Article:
Covid-19 in Bulgaria: Cabinet allocates 125M leva to buy more vaccines

Bulgaria’s Cabinet has allocated an additional 125 million leva, or about 63.9 million euro, on December 30 to purchase coronavirus vaccines, taking the total amount earmarked for vaccines to 305 million leva.

Speaking after the Cabinet sitting, its last for the year, Prime Minister Boiko Borissov re-iterated that all vaccines would be voluntary and free of charge.

“The vaccine is the only thing that can get us out of the pandemic. With the enormous efforts of our doctors and nurses, orderlies and lab technicians, the personal example they set by getting the jab – that is the only chance that the civilised world sees at this time, to win this war through vaccines,” he said in a statement.

Bulgaria began its vaccination drive on December 27 and has administered jabs to 3844 people so far, Health Minister Kostadin Angelov said.

The vaccination drive was progressing according to schedule, with all districts drawing up plans to administer vaccines to front-line medical personnel, he said.

The ministry also has made all necessary preparations for the next delivery of vaccines, expected to arrive in Bulgaria in early January 2021.

In other news in Bulgaria on December 30 related to the Covid-19 situation:

Borissov said that the Cabinet was also making every effort possible to support the economy, by extending the “60:40” wage support scheme until the end of March 2021 and making preparations to extend it further to September 2021.

Extending the scheme to March would cost 300 million leva, which the Cabinet allocated at its sitting. Borissov said that total spending on the programme so far has been 627 million leva, helping preserve an estimated 250 000 jobs.

Additionally, businesses that had to shut down completely due to the epidemic restrictions currently in place, would receive funding to cover 75 per cent of the wages of its employees in January. Unlike the “60:40” scheme, this would not require employers to cover the rest of their staff’s wages.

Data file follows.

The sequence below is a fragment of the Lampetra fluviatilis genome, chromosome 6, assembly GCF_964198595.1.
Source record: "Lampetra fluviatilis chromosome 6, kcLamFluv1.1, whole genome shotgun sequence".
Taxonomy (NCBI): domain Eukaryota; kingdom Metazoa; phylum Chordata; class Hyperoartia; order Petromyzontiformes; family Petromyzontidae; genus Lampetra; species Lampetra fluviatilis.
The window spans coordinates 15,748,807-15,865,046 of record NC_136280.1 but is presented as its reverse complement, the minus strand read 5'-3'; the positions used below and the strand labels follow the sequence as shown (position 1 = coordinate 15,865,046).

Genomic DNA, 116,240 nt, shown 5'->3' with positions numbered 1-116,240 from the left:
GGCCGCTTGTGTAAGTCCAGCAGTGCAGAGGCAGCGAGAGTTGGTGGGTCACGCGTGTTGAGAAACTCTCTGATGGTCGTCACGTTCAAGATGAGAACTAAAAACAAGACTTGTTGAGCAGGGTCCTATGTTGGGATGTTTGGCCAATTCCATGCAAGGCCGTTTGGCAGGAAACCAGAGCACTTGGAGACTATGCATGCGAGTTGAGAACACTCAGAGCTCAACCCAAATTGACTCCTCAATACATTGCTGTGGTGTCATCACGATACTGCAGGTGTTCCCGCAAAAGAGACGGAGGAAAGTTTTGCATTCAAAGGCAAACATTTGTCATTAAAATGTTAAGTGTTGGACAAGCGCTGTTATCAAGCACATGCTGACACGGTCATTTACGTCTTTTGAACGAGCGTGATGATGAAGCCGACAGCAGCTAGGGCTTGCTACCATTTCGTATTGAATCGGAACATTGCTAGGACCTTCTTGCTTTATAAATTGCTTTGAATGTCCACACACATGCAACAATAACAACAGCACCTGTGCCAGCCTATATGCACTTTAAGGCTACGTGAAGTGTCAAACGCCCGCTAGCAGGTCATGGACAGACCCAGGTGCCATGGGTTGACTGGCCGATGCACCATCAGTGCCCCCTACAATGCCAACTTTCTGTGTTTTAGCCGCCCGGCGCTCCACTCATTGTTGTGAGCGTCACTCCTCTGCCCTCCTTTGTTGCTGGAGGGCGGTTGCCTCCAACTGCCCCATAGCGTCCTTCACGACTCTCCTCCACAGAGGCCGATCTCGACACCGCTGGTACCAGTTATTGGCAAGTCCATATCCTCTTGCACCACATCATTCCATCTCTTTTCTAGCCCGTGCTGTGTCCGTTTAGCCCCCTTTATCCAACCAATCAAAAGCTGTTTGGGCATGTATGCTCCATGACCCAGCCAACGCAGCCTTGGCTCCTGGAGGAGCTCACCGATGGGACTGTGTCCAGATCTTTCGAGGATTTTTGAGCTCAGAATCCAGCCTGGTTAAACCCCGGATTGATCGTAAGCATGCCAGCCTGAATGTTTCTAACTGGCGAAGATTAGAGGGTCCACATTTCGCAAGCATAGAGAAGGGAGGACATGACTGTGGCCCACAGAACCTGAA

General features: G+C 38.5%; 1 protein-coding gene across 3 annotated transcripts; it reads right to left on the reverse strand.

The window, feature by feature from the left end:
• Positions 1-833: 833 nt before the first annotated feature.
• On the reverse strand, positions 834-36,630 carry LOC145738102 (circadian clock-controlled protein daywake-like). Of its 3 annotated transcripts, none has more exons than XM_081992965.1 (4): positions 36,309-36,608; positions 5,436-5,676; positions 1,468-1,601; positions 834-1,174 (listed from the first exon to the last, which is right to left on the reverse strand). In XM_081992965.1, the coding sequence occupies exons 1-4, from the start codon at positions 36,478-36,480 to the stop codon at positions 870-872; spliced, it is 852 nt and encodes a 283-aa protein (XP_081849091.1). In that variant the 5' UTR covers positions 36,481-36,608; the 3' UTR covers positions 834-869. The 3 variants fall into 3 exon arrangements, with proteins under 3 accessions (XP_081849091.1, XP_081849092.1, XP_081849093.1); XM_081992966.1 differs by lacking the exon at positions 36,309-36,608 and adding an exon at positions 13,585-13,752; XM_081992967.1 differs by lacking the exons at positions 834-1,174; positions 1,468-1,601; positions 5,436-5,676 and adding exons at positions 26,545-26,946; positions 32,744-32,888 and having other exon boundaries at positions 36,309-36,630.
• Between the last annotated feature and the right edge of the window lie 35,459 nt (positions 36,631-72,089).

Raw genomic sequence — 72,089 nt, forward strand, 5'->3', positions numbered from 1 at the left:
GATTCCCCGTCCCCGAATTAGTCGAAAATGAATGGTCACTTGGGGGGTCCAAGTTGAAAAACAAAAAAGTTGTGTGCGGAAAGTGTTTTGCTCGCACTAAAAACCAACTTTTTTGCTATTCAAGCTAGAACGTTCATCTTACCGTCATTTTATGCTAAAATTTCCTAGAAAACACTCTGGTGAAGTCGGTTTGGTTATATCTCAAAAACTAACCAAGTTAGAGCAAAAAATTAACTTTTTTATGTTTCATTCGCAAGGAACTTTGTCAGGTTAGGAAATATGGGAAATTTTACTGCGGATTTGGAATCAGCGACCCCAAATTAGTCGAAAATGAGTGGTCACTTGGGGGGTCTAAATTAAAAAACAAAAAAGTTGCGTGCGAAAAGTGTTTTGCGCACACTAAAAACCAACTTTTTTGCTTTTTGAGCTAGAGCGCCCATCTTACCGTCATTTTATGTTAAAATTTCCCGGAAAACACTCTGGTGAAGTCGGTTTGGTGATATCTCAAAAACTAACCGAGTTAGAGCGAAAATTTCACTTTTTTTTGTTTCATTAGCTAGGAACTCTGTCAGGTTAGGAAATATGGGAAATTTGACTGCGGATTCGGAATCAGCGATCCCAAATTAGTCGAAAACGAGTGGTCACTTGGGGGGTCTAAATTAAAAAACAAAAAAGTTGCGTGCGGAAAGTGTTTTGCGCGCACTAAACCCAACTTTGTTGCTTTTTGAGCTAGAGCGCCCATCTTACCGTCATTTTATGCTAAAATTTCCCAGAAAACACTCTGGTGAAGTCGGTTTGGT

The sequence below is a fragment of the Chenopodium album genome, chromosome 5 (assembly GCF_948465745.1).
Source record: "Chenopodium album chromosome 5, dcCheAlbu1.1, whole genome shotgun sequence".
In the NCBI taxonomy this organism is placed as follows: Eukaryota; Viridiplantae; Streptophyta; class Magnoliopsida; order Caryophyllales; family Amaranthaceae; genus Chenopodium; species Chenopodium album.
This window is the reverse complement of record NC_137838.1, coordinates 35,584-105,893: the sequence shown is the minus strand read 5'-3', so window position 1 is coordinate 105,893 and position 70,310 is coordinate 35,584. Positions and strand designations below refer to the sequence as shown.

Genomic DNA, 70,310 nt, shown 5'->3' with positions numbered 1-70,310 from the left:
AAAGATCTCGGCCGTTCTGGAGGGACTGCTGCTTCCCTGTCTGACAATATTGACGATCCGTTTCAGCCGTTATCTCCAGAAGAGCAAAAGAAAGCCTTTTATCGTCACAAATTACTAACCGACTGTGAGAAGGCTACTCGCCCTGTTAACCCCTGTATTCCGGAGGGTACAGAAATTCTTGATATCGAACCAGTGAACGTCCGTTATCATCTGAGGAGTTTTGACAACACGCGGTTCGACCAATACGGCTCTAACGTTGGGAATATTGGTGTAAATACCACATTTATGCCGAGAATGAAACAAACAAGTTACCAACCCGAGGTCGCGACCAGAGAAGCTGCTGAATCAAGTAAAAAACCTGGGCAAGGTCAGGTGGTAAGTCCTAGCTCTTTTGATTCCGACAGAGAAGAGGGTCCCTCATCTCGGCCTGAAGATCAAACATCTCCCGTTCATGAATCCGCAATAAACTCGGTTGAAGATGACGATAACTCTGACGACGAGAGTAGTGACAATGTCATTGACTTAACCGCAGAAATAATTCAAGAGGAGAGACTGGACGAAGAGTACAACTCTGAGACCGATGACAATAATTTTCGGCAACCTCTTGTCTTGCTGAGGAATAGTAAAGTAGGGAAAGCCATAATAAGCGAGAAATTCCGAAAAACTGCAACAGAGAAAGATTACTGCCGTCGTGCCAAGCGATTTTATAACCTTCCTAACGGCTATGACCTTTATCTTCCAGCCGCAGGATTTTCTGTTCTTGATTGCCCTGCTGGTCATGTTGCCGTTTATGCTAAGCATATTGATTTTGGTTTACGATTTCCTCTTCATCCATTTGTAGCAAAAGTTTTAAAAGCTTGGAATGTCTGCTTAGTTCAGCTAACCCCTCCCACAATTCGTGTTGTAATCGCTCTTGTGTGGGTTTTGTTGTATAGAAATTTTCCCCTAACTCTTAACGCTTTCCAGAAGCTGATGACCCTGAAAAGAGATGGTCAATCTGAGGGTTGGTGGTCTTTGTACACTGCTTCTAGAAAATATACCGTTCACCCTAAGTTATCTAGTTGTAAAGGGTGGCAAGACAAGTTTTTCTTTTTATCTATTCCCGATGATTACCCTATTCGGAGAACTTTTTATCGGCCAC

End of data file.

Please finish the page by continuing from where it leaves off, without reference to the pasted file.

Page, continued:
The total cost of that measure was unclear, but so far 5000 companies with 23 000 employees have applied for such funding, which would require 11 million leva.

Bulgaria could consider easing its current anti-epidemic restrictions once the number of new daily infection cases falls into the 300-500 range and stays at that level for at least 10 days, mathematics professor Nikolai Vitanov, an adviser to the national operational headquarters, said on December 30.

Speaking to private broadcaster Nova Televizia, Vitanov estimated that only one in four infected people took a Covid-19 test and appeared in the daily statistics released by the national information system.

He said that the vaccination drive would reduce the number of infections, but it would require two million people to receive the jab in order for it to have a sizeable impact.

To get Bulgaria to a point where the issues raised by Covid-19 “are starting to be taken care of”, the total number of vaccinated people should reach 3.5 million.

Given the schedule for vaccine deliveries, that target could be reached in the second half of the summer 2021, provided Bulgaria could ramp up daily vaccinations to 20 000, which would require an estimated 400 doctors dedicated to that effort, Vitanov said.

(Bulgaria’s Council of Ministers building. Photo:

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The Sofia Globe staff

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